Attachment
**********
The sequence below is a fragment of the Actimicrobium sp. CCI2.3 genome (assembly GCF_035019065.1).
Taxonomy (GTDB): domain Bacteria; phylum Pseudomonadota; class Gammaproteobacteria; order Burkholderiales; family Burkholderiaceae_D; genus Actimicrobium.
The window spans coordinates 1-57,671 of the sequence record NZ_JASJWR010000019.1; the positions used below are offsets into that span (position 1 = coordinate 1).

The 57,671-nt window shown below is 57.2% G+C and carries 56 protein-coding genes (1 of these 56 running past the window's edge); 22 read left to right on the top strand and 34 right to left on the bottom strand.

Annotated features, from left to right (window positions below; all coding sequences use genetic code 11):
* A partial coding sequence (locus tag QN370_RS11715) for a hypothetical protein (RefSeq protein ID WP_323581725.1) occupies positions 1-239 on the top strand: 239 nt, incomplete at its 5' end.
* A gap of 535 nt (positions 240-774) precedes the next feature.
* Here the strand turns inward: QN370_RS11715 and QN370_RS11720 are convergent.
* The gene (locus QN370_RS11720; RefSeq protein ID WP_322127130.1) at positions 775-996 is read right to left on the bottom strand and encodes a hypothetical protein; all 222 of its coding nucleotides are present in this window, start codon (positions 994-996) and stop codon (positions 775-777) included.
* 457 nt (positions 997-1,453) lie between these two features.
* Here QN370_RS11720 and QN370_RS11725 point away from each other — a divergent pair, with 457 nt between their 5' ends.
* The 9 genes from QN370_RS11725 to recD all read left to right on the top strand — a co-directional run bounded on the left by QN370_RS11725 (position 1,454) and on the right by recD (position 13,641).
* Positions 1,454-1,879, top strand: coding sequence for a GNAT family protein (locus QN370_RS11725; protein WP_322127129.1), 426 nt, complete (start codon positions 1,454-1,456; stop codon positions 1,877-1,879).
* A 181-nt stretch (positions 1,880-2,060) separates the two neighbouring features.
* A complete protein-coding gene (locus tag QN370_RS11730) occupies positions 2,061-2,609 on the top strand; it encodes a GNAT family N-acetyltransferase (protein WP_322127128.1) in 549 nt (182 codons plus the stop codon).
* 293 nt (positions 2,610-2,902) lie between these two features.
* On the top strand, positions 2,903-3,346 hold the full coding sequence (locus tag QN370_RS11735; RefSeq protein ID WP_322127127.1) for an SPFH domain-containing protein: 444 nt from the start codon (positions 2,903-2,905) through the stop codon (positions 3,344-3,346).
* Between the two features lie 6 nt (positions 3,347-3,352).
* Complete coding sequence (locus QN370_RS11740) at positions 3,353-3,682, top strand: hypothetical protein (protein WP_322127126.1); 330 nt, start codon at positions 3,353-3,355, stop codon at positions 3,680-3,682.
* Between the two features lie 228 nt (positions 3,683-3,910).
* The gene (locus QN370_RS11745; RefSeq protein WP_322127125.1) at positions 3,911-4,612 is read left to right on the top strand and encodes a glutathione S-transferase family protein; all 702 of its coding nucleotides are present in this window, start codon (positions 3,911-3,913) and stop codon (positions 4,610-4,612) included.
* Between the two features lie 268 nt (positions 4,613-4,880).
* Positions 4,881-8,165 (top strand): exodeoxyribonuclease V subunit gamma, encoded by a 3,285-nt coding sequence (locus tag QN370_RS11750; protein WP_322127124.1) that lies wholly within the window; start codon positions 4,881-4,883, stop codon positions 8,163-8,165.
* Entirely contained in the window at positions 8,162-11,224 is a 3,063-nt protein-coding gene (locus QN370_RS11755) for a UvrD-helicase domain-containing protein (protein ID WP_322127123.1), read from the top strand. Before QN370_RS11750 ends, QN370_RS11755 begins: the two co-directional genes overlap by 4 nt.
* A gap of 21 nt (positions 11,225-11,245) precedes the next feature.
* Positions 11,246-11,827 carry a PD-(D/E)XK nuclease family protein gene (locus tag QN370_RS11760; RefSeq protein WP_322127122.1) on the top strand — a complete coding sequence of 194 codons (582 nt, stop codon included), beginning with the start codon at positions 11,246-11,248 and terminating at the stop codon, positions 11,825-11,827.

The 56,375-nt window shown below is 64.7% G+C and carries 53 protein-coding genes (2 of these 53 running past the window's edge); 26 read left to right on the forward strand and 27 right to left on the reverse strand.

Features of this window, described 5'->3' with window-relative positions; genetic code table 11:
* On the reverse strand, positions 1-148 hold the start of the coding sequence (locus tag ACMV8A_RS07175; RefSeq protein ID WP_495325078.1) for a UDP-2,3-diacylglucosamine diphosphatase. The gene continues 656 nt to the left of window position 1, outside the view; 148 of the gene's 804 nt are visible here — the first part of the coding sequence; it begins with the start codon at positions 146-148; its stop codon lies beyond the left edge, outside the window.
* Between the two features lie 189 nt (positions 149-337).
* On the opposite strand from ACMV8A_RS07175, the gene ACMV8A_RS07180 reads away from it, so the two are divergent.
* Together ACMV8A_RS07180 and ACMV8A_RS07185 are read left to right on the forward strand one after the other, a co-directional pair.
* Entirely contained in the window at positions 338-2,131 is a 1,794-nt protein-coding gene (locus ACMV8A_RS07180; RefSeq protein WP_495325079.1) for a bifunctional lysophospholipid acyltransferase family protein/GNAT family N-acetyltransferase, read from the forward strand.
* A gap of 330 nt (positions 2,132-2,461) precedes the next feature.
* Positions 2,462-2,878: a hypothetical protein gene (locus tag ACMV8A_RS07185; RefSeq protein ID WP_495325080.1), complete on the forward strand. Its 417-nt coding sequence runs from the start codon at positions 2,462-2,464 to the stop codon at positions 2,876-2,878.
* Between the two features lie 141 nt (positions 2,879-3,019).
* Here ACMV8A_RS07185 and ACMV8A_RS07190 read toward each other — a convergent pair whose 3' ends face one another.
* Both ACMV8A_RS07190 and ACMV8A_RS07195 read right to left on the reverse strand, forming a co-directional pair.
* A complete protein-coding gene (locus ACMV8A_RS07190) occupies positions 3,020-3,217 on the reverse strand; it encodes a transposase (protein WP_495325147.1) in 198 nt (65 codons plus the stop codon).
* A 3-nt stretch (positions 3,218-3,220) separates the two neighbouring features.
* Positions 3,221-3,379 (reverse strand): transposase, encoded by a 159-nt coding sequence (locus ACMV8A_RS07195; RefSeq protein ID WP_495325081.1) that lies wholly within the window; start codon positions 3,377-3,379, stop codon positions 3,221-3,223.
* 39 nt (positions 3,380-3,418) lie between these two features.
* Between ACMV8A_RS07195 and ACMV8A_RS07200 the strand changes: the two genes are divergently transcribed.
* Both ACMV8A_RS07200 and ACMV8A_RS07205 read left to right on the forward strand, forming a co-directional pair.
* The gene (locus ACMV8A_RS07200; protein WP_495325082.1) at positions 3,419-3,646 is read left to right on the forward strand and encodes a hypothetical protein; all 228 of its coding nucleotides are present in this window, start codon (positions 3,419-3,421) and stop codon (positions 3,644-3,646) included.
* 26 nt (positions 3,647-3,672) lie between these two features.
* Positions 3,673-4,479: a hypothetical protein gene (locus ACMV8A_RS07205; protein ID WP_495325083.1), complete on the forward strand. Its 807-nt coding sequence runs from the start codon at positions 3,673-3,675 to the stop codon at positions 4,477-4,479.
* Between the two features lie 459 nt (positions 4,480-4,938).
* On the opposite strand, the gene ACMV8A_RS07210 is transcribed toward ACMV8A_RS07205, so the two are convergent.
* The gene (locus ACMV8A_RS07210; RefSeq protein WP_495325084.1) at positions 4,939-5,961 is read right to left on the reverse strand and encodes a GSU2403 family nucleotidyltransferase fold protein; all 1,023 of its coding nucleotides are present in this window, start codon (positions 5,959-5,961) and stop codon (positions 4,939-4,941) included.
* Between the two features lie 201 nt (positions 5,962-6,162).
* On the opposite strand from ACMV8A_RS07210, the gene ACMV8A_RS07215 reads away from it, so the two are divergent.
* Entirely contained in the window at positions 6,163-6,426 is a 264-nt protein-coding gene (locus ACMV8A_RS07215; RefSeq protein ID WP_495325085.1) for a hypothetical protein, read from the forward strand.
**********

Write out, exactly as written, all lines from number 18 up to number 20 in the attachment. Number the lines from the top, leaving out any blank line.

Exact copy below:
* Between the two features lie 6 nt (positions 3,347-3,352).
* Complete coding sequence (locus QN370_RS11740) at positions 3,353-3,682, top strand: hypothetical protein (protein WP_322127126.1); 330 nt, start codon at positions 3,353-3,355, stop codon at positions 3,680-3,682.
* Between the two features lie 228 nt (positions 3,683-3,910).